At an unscheduled press conference in Brussels on Thursday, President Donald Trump fielded questions regarding the NATO Summit and other topics from the international press. Naturally, in light of his aggressive remarks on Wednesday, one of the top topics was about how committed the President is to keeping the U.S. in NATO.
Trump said that he is happier with NATO now, and more committed, and that NATO is stronger now than it was two days ago.
In one exchange with Margaret Talev from Bloomberg, she directly asked him if he would pull the United States out for “any reason” and whether he could do it without the approval of the U.S. Congress.
“I think I probably can [end it],” Trump answered, “but that’s unnecessary.”
It was the general tone he kept in each of the questions, which was to stand by his bashing of NATO and also say he was committed to staying.
Addressing the elephant in the room, Philip Rucker of the Washington Post asked about Trump’s tweet Wednesday where he questioned the very existence of NATO.
Rucker asked: “You tweeted yesterday ‘what good is NATO’ and you talked about NATO as an alliance that benefits Europe that defends and protects Europe. Do you see any value of NATO to the United States vis-a-vis Russia? Does it help protect the United States from Russia in your view?”
“I think it’s another very strong ally,” began Trump’s answer, as he again stood by his prior trashing of NATO while also praising it. His essential argument is that up to and including yesterday it was full of deadbeats sponging off the United States for their own protection and mostly useless to us, but now after a few hours in a meeting with him, they are a great and powerful group of allies to which we are firmly committed.
“You know what was happening with spending prior to my getting into office, the numbers were going down. Now the numbers have gone up like a rocket ship. The numbers have gone up a lot, and they’ve gone up rapidly and they’re now going up further. So I think NATO is going to be very, very effective,” he said.
He continued in that vein, essentially making an effort to bridge the destructive talk of less than 24 hours ago with this morning’s new positivity. “I think that when I was saying that I am very concerned with the pipeline, I don’t like the pipeline, and when I talk about NATO, I say ‘how do you have NATO and then have somebody paying the people that you are protecting against?’,” he said. He then implied maybe that protection won’t be as necessary soon. “But maybe we’ll get along with the group that we’re protecting against. I think that’s a real possibility. As you know I’m meeting with President Putin on Monday.”
Trump was then asked by a BBC reporter whether he “warned” people that “the U.S. would pull out of NATO” if spending commitments weren’t met.
“I told them I would be very unhappy if they didn’t up their commitments substantially,” he said. “Yesterday I let them know I was extremely unhappy with what was happening and they have substantially upped their commitment.”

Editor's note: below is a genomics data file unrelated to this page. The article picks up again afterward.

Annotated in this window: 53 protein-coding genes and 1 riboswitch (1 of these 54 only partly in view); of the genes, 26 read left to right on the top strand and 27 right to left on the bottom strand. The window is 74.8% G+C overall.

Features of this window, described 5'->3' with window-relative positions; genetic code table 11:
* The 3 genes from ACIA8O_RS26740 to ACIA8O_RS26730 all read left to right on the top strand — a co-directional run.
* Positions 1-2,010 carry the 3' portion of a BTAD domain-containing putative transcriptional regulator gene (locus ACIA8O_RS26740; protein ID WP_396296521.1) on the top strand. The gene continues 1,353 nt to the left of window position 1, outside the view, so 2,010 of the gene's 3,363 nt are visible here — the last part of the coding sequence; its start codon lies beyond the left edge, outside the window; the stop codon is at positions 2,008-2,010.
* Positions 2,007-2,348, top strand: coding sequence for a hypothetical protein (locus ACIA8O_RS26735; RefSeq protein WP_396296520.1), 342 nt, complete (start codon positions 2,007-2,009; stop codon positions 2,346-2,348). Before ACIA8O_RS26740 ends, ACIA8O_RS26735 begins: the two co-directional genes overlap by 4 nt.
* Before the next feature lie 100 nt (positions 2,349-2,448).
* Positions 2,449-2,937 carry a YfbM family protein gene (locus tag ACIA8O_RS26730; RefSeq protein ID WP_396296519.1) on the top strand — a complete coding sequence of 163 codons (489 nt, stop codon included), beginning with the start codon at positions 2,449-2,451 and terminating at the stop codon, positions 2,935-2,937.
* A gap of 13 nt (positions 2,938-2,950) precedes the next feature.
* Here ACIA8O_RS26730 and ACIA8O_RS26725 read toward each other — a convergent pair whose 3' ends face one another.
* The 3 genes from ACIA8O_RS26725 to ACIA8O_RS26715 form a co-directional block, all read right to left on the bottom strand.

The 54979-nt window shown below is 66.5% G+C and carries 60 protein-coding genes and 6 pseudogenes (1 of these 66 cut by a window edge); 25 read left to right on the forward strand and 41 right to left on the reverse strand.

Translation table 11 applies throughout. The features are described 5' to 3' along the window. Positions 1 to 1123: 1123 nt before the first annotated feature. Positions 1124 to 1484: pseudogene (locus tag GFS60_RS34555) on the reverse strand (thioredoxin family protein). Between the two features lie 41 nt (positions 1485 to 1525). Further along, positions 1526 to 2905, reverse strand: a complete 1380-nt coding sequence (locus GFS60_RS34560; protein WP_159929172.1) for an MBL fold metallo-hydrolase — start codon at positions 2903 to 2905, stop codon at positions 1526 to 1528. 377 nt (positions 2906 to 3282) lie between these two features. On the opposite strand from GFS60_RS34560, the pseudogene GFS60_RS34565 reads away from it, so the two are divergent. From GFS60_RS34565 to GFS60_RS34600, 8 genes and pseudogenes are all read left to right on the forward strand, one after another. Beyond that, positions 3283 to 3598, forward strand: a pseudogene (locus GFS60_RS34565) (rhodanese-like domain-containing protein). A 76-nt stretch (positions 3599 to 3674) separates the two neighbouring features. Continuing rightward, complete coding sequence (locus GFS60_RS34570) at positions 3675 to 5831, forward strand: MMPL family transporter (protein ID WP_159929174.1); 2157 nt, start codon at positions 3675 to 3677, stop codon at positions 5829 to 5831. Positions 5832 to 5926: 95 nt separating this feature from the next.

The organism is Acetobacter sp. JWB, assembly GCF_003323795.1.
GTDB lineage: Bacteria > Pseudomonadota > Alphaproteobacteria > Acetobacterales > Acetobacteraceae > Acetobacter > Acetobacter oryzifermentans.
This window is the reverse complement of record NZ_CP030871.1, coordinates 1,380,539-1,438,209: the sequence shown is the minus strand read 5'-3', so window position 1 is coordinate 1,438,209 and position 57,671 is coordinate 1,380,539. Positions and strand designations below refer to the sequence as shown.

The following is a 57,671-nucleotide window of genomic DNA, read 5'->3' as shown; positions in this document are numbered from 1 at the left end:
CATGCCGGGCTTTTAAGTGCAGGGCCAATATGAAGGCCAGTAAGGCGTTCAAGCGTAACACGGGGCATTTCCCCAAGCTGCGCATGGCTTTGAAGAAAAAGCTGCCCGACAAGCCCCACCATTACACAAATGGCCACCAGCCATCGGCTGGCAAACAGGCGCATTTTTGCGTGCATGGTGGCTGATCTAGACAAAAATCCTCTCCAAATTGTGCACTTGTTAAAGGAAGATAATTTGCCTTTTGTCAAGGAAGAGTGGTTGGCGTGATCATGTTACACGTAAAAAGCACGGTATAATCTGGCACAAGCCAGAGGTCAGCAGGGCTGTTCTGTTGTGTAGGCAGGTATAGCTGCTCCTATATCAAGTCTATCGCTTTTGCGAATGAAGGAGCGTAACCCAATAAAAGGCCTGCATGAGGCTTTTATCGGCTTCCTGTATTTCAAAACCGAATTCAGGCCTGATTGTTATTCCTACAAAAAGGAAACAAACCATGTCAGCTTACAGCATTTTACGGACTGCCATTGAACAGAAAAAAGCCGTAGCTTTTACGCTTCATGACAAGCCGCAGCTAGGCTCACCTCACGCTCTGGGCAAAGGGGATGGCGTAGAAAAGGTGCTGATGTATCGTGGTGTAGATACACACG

The assertion that the commitment has changed was disputed almost immediately by French President Emmanuel Macron.
“Now we’re happy and we have a very, very powerful, very, very strong NATO,” Trump added. “Much stronger than it was two days ago.”
Trump was asked again about how his rhetoric from Wednesday compared to his commitment of Thursday. “Did you ever at any point say that the U.S., though, might stop engaging with NATO? And do you think your rhetoric helped NATO cohesion, or are you worried that people might even think that the U.S. is going to not be as committed to NATO? There are a lot of people who would say they were worried and stressed by what you did yesterday.”
“Well they were probably worried because the United States was not being treated fairly, but now we are,” he answered, “because the commitment has been upped so much.”
“I believe in NATO,” said Trump. “I think NATO is a very important — probably the greatest ever done — but the United States was paying for anywhere from 70 to 90 percent of it, depending on the way you calculate it. That’s not fair to the United States.”
NATO now is really a fine-tuned machine,” said Trump. The “now” in this instance must by necessity mean “right this very minute but not even just a few hours ago” based on the totality of his remarks.
Robert Wall of the Wall Street Journal asked the therefore obvious question, which is what happens if all of the “now” conditions that have changed his view on NATO actually do not come to pass, how will the President react.
“If the Germans and the Canadians and others don’t come up to 2%, what is your fallback position, how will you up the pressure to make them actually–” he asked.
“Well they will,” said Trump. “I have no doubt about it.”
He says it will happen over a matter of years, which was already the case, and confirms that the commitment is 2%, which it already was, both conditions of an agreement made under President Obama. If any change was made to the commitment overall, details of that change were not offered to these reporters by Trump, but the implication would be that other countries have agreed to increase the rate at which they are increasing budgets to meet that already existing percent and due date.
A rather minor change for such a dramatic shift in the President’s tone and rhetoric. And although he brought up his displeasure with Germany in the above clip, he also did not state any change to that nation’s agreement with Russia on natural gas.
What, if any, changes were agreed to by nations of NATO, details of those changes did not make into Thursday morning’s press conference.
Watch the clip above, courtesy of MSNBC and Fox News.
[Featured image via screengrab]